Unfortunately, I was informed that the English publication of this book is no longer commercially available, but if you can read the original Spanish translation, I recommend giving it a chance!
4 thoughts on “Book Review: The Flaming Wrath of Arelor”
I am glad you liked the book!
Poor Gérifor is hated by everybody. I think I have only found a single reader that liked him. He is probably too calm and cold to be relatable. Fortunately, there are many distinct characters, so it is easy to find one to root for. By the way, Edge is based on a horse that was boarded in a nearby riding school by the time I started writing the book.
I keep getting complaints about the cover and the synopsis. I must just be too bad at marketing. The problem with being a writer is that you can’t just be a writer, you need to be a salesman too. This also applies when you intend to have your book released by a traditional publisher, because you need to sell the novel to them. You write your story like a loving father, but then have to market it like a salesman who sells dishwashers.
There is a sequel to this book, and it would ease your concerns regarding the nature of magic. It follows the last days of the civil war that purged radical Clerics from the Empire. It is a conspiracy story about a secret artifact from the Library of the Golden Book. It brings up some interesting bits about the past of Bérinen, Áldalar and Úrbelond, and the campaign in the Bletan Islands. The best thing of that book is that Edge makes a comeback! Sadly, it has not been translated to English.
It is a miracle the English version of this story turned out so well as it did. My English was not very good back then, and I could not afford a professional translation. I had to translate the book myself, then gather a team of volunteers over IRC in order to fix translation mistakes. The whole process was very hard because volunteers are not reliable. They may promise you to proofread a chapter, then they disappear, and when somebody does not deliver, the whole team suffers. Thankfully, a publisher took interest in the book by the time half of the translation had been proofread by the volunteers. They did a nice job mending the rest of the text. They did an awful job marketing the novel, though.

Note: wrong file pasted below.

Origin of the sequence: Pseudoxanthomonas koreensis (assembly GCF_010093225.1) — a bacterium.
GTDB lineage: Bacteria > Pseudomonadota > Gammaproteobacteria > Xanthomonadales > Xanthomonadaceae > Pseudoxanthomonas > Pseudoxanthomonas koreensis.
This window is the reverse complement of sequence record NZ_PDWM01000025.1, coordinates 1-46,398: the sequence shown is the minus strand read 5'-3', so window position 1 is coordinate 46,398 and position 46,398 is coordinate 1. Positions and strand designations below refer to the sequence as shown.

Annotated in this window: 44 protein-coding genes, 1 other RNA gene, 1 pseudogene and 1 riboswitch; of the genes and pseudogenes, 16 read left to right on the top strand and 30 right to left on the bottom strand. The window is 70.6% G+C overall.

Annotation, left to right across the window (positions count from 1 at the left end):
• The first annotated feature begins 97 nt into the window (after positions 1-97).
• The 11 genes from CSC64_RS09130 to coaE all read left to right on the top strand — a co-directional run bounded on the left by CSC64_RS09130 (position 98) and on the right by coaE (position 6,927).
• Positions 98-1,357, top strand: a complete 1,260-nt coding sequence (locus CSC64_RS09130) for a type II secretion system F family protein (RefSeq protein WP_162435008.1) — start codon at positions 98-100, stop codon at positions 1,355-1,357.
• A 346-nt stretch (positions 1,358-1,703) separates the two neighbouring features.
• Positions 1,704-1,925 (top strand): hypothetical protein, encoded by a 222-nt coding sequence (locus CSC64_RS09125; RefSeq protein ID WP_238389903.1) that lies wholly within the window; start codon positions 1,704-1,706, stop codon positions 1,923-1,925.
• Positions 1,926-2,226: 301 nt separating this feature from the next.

Thank you very much for writing such an honest review. May Árelor concede you a glorious death in battle against heretics! 🙂
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Thank you for so much commenting!
I know not everyone thinks it, but I’ve found that covers and the synopsis are among the hardest part of writing a novel. Though we’re told not to judge a book on its cover, it can be so hard. I love covers that are pleasing to look at, but I’ve definitely read some really bad books with beautiful covers. That said, I know a lot of amazing books that have very simple or less pleasing covers. Sometimes with enough playing around with editing programs (or finding people who can!) you can get a great design that’s simple yet appealing.
On top of that, I’ve heard so many stories about marketing. If there’s ever anything that makes me worried about getting a book out there, it’s that. I wish you the best of luck in marketing in the future. Hopefully you’ll find a way that works for you! Even if marketing wasn’t the best, with what you’ve said, I’m thankful for the publisher who picked the book up. I hope sometime in the future others will be able to find and read this story and enjoy it as much as I did!
May Árelor grant you the same fate 🙂